The holiday of Passover begins next week, recalling the Jewish people’s redemption from Egyptian bondage and their acceptance of the Torah. Jews throughout the world will retell the story of how they became a independent people and received the capacity to create their own culture and community. Aside from creating space for making meaning out of the past, the holiday provides a welcome opportunity to reflect on the state of the Jewish people thousands of years later. We need not look any further than Cornell’s campus, which is anywhere from 20-22 percent Jewish.
We’ve seen better days. Though Jews were once reviled as scheming, brainy know-it-alls, the reigning stereotype today at Cornell, and, I’d wager, at most institutions of a similar caliber, is unfortunately that of the JAP (Jewish American Prince/ss): materialistic and not terribly curious, yet generally ambitious, hard working and successful.
This contemporary perception of Jewish students goes well with the oft-heard statement that “Jews are the new WASPs.” Seen in a positive light, this statement connotes dominance of the intellectual, social and political scene on campus, which rings true when one looks at many of the prominent student leaders here. In a more negative vein, though, it suggests that the culture we’ve established is bland and shallow.
An outside observer, however, struggles to understand what exactly constitutes Jewish identity. This speaks to a broader trend of uncertainty. Many, if not most of the Jews on this campus believe themselves to be “culturally Jewish” — that is, though they many not adhere to traditional ritual and forms of observance, they exhibit certain mannerisms and associate with particular objects that, within the American frame, are somehow considered “Jewish.” Their Judaism serves as an important link to the past, but has vague implications for their daily routine.
This is clear when one looks at Hillel, arguably the most prominent student group on campus. Though it serves as an umbrella group to a whole host of religious, educational and social organizations, many of its largest events — most notably, Jews on Ice and Jewish speed-dating — often incorporate little to no Jewish content beyond “culturally Jewish” foods. Of course, part of the problem is that it’s impossible to attract hordes of people to substantive programs. However, one gets the sense that many students attend simply because they belong to the Jewish people and not because they’re particularly interested in Jewish ideas.
It seems that the unstated purpose of these events is to get Jews to meet other Jews and hence perpetuate the Jewish people. But one is left wondering: What exactly are they perpetuating? It’s not clear that anyone really knows. There exists a notion of Jewish peoplehood but little mention of what distinct message this people has to offer. Therefore, like the WASPs who stood for tradition but not much more, many of today’s Jews do not — and, sadly, cannot — articulate what they contribute beyond ethnic identification.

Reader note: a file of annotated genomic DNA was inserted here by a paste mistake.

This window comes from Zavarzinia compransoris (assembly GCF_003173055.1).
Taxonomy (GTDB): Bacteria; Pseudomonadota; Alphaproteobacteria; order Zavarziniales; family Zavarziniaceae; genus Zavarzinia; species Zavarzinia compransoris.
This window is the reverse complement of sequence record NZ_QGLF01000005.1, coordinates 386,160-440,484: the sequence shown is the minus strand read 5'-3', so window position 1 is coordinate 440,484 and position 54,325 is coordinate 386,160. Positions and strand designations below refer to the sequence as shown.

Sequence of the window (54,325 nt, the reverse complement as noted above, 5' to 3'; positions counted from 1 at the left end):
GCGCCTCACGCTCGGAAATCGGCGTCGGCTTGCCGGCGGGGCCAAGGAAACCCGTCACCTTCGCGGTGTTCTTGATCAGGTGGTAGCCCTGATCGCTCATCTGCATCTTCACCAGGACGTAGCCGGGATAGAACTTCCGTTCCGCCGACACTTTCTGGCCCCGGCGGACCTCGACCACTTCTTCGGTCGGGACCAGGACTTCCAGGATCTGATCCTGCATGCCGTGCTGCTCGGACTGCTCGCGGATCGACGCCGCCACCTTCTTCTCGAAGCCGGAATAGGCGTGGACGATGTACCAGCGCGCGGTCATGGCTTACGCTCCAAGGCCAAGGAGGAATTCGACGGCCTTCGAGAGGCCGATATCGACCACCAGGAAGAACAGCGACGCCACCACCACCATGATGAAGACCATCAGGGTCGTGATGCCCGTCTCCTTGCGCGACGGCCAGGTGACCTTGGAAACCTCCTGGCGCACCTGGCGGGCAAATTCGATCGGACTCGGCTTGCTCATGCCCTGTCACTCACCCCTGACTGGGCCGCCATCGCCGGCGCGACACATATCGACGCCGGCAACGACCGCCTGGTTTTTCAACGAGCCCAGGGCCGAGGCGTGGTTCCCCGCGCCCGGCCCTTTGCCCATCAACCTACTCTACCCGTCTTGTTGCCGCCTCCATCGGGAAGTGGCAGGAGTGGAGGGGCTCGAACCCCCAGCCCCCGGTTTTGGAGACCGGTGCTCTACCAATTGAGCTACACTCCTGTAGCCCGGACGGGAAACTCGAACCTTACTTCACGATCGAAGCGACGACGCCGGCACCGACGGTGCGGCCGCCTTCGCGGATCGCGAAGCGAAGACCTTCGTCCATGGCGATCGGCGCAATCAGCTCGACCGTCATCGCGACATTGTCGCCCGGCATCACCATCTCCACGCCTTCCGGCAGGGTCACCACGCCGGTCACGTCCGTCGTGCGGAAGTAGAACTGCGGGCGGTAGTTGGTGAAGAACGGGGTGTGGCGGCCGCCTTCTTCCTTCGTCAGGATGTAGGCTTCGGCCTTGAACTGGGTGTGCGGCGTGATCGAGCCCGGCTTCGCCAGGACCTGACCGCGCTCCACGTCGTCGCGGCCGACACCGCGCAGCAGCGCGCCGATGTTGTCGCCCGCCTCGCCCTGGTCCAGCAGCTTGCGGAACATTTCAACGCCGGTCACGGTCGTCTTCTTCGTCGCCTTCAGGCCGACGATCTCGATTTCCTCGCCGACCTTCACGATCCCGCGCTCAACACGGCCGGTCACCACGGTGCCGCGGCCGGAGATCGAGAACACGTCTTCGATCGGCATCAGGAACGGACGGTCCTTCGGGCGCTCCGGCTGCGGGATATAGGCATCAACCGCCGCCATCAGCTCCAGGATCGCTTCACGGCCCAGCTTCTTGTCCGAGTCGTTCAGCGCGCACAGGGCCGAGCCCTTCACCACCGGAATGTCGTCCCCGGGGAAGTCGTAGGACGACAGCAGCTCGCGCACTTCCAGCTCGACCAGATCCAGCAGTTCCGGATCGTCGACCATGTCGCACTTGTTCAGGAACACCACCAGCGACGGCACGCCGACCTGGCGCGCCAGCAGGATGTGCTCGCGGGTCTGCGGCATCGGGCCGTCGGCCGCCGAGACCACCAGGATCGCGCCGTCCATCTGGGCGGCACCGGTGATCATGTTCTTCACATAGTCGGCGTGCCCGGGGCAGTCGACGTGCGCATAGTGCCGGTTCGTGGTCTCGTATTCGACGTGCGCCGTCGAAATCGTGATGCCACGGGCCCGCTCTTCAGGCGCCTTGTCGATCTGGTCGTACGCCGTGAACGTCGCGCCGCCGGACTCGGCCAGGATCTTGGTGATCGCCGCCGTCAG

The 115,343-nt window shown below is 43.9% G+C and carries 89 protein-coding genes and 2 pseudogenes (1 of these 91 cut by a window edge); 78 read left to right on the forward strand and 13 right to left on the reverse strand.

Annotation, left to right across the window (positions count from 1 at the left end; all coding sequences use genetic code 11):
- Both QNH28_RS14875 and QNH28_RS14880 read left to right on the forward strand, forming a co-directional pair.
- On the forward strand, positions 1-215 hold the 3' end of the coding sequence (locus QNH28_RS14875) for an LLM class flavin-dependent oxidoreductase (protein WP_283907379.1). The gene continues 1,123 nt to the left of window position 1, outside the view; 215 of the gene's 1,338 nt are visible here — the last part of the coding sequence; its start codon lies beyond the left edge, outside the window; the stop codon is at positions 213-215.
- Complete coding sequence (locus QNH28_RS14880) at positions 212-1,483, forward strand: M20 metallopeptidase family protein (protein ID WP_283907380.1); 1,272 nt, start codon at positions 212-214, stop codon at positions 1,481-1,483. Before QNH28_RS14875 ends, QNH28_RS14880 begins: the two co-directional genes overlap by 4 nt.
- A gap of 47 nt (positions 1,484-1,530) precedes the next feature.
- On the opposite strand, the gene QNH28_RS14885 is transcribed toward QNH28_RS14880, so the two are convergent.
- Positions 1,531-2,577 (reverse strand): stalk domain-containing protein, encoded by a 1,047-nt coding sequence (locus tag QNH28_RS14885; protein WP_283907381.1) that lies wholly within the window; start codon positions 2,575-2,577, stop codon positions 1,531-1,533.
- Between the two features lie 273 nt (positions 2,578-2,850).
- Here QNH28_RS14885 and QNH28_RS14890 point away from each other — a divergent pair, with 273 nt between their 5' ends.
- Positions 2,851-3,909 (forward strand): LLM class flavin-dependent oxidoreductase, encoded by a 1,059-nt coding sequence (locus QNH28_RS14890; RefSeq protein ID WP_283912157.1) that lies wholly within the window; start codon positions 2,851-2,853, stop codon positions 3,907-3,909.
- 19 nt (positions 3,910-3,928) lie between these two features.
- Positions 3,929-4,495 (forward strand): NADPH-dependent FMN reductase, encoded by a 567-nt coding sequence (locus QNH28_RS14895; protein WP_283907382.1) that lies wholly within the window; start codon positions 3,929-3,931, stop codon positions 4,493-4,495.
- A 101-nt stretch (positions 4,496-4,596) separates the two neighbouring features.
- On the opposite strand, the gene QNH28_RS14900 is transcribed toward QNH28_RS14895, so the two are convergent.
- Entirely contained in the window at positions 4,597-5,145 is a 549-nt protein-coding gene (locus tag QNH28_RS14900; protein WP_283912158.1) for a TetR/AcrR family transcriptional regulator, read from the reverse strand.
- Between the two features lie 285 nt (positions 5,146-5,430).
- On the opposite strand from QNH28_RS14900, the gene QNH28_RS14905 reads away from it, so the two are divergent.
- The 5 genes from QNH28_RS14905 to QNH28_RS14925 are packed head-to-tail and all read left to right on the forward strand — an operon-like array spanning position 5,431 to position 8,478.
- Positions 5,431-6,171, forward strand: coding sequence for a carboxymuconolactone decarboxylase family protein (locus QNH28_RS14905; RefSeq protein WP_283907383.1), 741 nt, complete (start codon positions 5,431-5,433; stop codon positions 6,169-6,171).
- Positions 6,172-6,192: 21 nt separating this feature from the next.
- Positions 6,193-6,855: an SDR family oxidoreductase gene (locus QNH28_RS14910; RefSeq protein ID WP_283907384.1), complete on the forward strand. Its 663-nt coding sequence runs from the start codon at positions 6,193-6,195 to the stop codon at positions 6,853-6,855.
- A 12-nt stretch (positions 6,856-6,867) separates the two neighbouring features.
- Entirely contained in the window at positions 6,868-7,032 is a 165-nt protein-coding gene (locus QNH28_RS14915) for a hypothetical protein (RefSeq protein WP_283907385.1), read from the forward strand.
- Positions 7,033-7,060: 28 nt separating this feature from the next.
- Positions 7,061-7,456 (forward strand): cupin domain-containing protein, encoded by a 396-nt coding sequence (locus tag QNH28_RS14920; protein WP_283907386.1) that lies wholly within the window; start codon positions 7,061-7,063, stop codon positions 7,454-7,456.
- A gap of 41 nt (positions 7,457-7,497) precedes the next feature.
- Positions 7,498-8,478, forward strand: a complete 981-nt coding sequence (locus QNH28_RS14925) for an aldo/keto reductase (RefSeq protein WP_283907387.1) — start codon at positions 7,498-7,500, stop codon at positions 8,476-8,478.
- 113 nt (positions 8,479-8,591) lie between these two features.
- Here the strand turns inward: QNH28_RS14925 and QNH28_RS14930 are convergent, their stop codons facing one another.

Of course, it’s unfair to pick on the Jews, because most ethnic groups face this challenge. Indeed, it’s an unfortunate but consistent fact of American history that moving up the socioeconomic ladder eclipses commitment to community and the spiritual fulfillment it provides. Historically, it was assimilatory pressure that made these goals mutually exclusive. Nowadays, we can credit the persistence of this attitude to the identity politics employed by radical groups in the 1960s — which emphasized strict ethnic affiliation above the actual ideas cultures can provide — and to a belief held by many contemporary elites — who assert that religion should play as minimal role as possible in one’s life, especially in the political sphere.
This disconnect has had major spillover effects into our broader society, as our elite culture is, for the most part, spiritually impoverished. Its institutions — most notably, the university — often take one of two approaches towards the attempt to find meaning in a greater power: confusion (as in, “why would anyone ever believe that?”) and contempt. In this latter view, serious commitment to religious and spiritual messages is thought to be the exclusive province of crazies like Sarah Palin, or, as then-candidate Barack Obama suggested, bitter, xenophobic Midwesterners who “cling” to their Bibles as firmly as they do to their guns.
I think it’s high time we recognize that the pursuit of greater meaning and strong cultural affiliation need not come at the expense of our intellectual and economic success. What this requires, however, is serious reflection on the interplay between the our cultural wisdom and modern sensibilities. Obviously, this is a massive undertaking, one that we probably won’t ever finish. However, the Passover season provides us an excellent opportunity to begin.
Judah Bellin is a junior in the College of Arts and Sciences. He may be contacted at firstname.lastname@example.org. For Whom the Bellin Tolls appears alternate Mondays this semester.
Original Author: Judah Bellin